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IS FAITH BLIND?

I remember sitting in class with a professor who suggested that only atheists were free-thinkers. “Ouch!” I thought. Was he right? As a kid that wore skinny jeans and skateboard shoes to church (before skinny pants were cool) and who never quite fit the mold of a preachers kid, I couldn’t believe the professor’s assertion. I had spent years creating friendships with people who not only had differing religious and political views, but many of whom thought my belief in God was a joke. Yet somehow, because I still held my belief in God to be rational, my professor wrote me off as close minded.

My experience in a college classroom that day was one of many that would send me down a long trail of studying Christian apologetics. No, I don’t mean the art of apologizing to people (although I have had to master that as well); I mean defending the Christian faith. I started researching tough questions about God’s existence. Questions like, “What does the study of evolution tell us about God? How can an all-loving God allow evil and suffering? Do miracles happen? Did Jesus really rise again?" I soon realized that these questions had answers. Real answers. Philosophers, scientists, and great thinkers have been answering these questions since Paul addressed the Romans on Mars Hill. One might even go as far as to say Paul was one of the first apologists (a defender of the faith).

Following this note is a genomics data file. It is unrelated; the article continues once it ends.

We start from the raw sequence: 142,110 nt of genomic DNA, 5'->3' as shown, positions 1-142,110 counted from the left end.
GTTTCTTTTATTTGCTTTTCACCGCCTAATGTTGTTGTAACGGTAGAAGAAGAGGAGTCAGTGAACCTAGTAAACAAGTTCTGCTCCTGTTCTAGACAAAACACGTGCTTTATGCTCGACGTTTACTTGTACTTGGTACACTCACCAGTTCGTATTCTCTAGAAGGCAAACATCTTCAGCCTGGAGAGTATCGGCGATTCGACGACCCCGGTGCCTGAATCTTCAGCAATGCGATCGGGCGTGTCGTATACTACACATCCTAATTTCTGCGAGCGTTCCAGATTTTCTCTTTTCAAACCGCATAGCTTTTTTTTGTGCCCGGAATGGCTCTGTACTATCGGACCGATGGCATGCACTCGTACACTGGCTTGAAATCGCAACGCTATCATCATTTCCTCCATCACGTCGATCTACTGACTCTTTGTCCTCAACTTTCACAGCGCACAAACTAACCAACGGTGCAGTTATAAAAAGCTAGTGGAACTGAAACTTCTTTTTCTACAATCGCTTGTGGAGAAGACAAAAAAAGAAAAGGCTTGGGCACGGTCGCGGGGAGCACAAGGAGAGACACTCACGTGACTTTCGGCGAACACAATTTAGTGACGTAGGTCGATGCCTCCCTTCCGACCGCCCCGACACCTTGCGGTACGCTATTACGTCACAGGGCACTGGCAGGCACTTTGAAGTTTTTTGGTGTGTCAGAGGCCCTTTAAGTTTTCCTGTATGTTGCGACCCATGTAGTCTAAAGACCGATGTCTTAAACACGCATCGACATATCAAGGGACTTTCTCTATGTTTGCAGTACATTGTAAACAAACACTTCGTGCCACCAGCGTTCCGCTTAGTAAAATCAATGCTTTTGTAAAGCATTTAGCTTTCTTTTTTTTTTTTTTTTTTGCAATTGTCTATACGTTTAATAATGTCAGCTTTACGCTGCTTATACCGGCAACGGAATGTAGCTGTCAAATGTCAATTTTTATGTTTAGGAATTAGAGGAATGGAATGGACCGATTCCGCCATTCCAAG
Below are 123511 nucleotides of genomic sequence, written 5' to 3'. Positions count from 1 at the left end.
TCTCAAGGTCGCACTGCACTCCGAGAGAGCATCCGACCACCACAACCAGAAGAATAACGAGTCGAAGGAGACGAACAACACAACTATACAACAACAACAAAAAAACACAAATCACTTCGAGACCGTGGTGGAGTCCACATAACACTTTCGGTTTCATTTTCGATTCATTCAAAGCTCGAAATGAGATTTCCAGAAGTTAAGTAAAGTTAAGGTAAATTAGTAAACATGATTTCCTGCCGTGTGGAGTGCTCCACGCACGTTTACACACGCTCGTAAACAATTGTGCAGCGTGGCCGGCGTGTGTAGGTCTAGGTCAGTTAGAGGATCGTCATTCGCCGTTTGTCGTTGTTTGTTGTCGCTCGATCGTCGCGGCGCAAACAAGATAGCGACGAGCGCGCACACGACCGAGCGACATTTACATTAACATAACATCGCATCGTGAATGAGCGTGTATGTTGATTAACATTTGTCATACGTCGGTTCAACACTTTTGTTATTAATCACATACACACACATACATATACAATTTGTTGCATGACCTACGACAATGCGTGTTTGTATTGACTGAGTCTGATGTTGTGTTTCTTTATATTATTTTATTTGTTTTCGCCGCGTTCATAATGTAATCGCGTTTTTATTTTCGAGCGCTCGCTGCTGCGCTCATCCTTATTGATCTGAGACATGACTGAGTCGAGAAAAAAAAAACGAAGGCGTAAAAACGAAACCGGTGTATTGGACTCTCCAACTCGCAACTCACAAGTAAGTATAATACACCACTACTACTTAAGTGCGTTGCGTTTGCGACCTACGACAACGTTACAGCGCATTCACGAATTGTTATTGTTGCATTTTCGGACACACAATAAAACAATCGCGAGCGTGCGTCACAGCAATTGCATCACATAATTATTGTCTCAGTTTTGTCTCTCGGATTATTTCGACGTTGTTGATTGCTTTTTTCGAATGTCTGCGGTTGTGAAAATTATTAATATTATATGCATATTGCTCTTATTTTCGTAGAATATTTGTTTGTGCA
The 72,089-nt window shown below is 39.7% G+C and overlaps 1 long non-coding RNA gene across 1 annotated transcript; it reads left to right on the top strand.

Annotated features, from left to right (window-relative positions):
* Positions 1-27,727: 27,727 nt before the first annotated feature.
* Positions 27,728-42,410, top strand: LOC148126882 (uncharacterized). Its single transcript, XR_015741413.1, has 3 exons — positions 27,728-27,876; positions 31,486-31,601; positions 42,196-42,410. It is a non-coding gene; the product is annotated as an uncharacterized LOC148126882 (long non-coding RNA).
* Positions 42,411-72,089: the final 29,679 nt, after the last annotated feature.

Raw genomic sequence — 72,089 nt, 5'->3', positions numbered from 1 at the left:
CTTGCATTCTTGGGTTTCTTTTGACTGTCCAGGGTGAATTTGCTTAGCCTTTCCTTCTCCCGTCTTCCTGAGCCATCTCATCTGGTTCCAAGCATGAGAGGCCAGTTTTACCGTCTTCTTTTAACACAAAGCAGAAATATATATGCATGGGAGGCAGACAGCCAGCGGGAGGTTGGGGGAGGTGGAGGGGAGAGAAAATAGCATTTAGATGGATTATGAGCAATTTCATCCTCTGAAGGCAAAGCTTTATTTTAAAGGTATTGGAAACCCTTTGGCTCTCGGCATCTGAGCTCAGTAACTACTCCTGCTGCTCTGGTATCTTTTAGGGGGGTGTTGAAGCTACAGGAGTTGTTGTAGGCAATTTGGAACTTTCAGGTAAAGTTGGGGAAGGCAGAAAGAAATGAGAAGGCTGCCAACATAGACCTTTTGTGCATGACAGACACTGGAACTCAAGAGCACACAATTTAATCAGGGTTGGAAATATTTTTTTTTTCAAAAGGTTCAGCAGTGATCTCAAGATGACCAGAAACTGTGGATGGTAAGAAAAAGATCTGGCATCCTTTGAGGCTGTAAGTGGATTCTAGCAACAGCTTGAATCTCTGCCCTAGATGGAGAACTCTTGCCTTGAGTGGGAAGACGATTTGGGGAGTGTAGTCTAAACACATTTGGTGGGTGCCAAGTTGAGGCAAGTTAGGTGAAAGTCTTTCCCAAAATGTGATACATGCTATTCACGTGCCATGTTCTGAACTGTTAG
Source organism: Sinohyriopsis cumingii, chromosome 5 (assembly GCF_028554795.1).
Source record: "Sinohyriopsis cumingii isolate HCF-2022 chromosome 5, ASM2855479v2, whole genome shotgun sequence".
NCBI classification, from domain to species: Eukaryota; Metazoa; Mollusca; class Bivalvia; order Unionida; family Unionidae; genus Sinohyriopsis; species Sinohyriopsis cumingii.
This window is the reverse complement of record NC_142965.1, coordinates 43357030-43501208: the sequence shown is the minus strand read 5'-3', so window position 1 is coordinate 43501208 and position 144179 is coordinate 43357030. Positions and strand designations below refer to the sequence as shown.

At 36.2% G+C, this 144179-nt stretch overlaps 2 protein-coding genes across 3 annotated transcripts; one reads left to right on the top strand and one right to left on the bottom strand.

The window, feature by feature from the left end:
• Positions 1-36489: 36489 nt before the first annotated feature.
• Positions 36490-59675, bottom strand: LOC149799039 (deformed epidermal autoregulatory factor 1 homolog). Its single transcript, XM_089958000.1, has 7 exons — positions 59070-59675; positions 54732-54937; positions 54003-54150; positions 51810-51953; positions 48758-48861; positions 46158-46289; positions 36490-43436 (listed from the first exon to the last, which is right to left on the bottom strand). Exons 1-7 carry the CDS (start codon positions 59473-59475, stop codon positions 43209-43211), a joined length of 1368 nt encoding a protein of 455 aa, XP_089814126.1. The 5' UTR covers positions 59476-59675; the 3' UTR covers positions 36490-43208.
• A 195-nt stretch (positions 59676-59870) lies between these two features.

Yet some Christians might pushback and claim that faith requires believing without seeing. For it was also Paul who wrote, “We walk by faith, not by sight (1 Corinthians 5:7 NIV).” Does that mean faith is trusting in God without any rational thought? Is having doubts or questions equivalent to lacking faith? Some would say that studying rational beliefs for the existence of God means you don’t truly believe in Him with all your heart. They’re wrong.

Faith is not blindly believing in God; faith is trusting in him even when you face doubt, adversity, and insecurity. In fact, the word faith comes from the Greek word pistis; which is rooted in the work peitho, “I persuade.” Faith has much more to do with trusting the Creator than we realize. God left us a trail of evidence pointing back to Him. Are we afraid of scientific discovery or rational thought? I would hope we trust in Him enough to look at the facts of creation, to test even our own faith, and know that He is still in control. Paul wrote, “For since the creation of the world God’s invisible qualities—his eternal power and divine nature—have been clearly seen, being understood from what has been made, so that people are without excuse. (Romans 1:20 NIV).” It is precisely because of the evidence that we can trust in God. If his power is on display everywhere we look, then we have no excuse for denying Him.

If you have doubts or you think faith in God is unfounded on reality, I encourage you to address those concerns. Solid Faith, is a four-part Bible study which answers a few of the most popular objections to faith. More importantly, it discusses the key component of the Christian faith: the Resurrection. This study is a collection of rational explanations for God’s existence from some of the greatest Christian thinkers. Before you give up, understand faith is not blind. There is good reason to trust in God. There are answers out there. It is up to you to seek them out.

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